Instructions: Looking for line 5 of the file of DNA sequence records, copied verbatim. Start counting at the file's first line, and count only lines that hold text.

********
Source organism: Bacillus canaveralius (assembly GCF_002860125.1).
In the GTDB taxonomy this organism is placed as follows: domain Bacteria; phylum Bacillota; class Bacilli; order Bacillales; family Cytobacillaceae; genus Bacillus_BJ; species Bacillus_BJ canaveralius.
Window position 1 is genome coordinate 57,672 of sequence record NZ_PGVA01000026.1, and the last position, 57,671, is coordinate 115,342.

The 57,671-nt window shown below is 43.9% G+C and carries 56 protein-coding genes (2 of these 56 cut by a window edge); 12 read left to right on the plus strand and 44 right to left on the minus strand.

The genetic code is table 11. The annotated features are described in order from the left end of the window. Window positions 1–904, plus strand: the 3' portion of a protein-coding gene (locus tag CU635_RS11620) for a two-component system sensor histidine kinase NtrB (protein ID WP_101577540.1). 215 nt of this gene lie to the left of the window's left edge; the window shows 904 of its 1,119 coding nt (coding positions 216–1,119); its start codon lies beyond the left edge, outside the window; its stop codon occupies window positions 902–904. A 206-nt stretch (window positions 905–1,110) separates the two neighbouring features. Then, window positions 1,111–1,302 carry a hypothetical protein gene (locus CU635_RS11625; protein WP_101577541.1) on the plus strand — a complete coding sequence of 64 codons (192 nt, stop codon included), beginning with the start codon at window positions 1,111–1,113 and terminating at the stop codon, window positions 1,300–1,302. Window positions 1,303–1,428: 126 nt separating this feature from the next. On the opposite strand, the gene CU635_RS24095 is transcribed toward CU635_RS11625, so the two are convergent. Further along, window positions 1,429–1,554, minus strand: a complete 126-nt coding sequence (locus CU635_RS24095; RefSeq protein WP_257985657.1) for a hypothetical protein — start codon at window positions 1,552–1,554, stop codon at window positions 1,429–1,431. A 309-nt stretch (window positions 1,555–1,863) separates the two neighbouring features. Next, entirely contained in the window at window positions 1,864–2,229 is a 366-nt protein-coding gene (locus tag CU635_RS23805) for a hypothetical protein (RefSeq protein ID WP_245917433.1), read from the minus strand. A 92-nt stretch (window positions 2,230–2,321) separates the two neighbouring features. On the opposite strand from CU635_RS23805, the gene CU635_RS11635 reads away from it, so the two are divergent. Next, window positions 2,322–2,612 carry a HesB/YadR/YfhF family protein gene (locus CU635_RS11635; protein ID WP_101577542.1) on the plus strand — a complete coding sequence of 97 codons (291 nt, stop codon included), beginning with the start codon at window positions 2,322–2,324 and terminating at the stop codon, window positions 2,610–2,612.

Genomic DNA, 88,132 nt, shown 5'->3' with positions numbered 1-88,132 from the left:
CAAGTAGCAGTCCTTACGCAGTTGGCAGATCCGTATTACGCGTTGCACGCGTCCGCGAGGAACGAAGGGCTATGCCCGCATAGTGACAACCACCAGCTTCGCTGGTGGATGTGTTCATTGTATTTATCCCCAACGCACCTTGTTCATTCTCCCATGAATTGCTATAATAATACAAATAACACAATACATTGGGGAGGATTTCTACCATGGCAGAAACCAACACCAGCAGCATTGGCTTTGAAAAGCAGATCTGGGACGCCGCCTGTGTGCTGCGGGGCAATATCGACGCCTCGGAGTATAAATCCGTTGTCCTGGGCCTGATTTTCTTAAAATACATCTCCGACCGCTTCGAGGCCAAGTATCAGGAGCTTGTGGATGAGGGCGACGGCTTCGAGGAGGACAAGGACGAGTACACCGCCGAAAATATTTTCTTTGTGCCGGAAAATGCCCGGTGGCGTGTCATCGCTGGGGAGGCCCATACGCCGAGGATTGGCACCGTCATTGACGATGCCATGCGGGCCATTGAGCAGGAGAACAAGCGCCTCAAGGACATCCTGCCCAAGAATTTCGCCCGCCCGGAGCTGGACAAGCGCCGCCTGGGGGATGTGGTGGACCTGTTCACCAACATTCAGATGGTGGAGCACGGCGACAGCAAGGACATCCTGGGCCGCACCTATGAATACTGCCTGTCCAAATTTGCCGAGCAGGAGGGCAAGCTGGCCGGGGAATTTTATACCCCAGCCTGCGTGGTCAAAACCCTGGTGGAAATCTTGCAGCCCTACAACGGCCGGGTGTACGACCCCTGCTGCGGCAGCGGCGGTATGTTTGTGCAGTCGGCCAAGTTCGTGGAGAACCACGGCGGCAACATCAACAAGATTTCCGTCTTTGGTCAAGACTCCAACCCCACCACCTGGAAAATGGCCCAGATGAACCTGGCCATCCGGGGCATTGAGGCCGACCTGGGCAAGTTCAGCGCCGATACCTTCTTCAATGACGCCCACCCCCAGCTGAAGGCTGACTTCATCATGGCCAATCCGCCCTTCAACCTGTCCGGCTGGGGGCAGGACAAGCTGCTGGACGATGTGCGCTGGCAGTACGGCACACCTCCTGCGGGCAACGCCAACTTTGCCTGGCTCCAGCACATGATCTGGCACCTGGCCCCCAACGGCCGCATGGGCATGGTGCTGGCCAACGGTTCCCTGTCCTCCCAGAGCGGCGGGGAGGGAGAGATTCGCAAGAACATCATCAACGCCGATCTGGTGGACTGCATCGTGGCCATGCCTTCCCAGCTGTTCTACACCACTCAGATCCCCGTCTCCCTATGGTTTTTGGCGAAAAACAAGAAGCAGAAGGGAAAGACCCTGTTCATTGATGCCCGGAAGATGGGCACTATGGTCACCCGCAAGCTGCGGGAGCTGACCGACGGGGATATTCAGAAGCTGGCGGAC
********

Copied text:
The genetic code is table 11. The annotated features are described in order from the left end of the window. Window positions 1–904, plus strand: the 3' portion of a protein-coding gene (locus tag CU635_RS11620) for a two-component system sensor histidine kinase NtrB (protein ID WP_101577540.1). 215 nt of this gene lie to the left of the window's left edge; the window shows 904 of its 1,119 coding nt (coding positions 216–1,119); its start codon lies beyond the left edge, outside the window; its stop codon occupies window positions 902–904. A 206-nt stretch (window positions 905–1,110) separates the two neighbouring features. Then, window positions 1,111–1,302 carry a hypothetical protein gene (locus CU635_RS11625; protein WP_101577541.1) on the plus strand — a complete coding sequence of 64 codons (192 nt, stop codon included), beginning with the start codon at window positions 1,111–1,113 and terminating at the stop codon, window positions 1,300–1,302. Window positions 1,303–1,428: 126 nt separating this feature from the next. On the opposite strand, the gene CU635_RS24095 is transcribed toward CU635_RS11625, so the two are convergent. Further along, window positions 1,429–1,554, minus strand: a complete 126-nt coding sequence (locus CU635_RS24095; RefSeq protein WP_257985657.1) for a hypothetical protein — start codon at window positions 1,552–1,554, stop codon at window positions 1,429–1,431. A 309-nt stretch (window positions 1,555–1,863) separates the two neighbouring features. Next, entirely contained in the window at window positions 1,864–2,229 is a 366-nt protein-coding gene (locus tag CU635_RS23805) for a hypothetical protein (RefSeq protein ID WP_245917433.1), read from the minus strand. A 92-nt stretch (window positions 2,230–2,321) separates the two neighbouring features. On the opposite strand from CU635_RS23805, the gene CU635_RS11635 reads away from it, so the two are divergent. Next, window positions 2,322–2,612 carry a HesB/YadR/YfhF family protein gene (locus CU635_RS11635; protein ID WP_101577542.1) on the plus strand — a complete coding sequence of 97 codons (291 nt, stop codon included), beginning with the start codon at window positions 2,322–2,324 and terminating at the stop codon, window positions 2,610–2,612.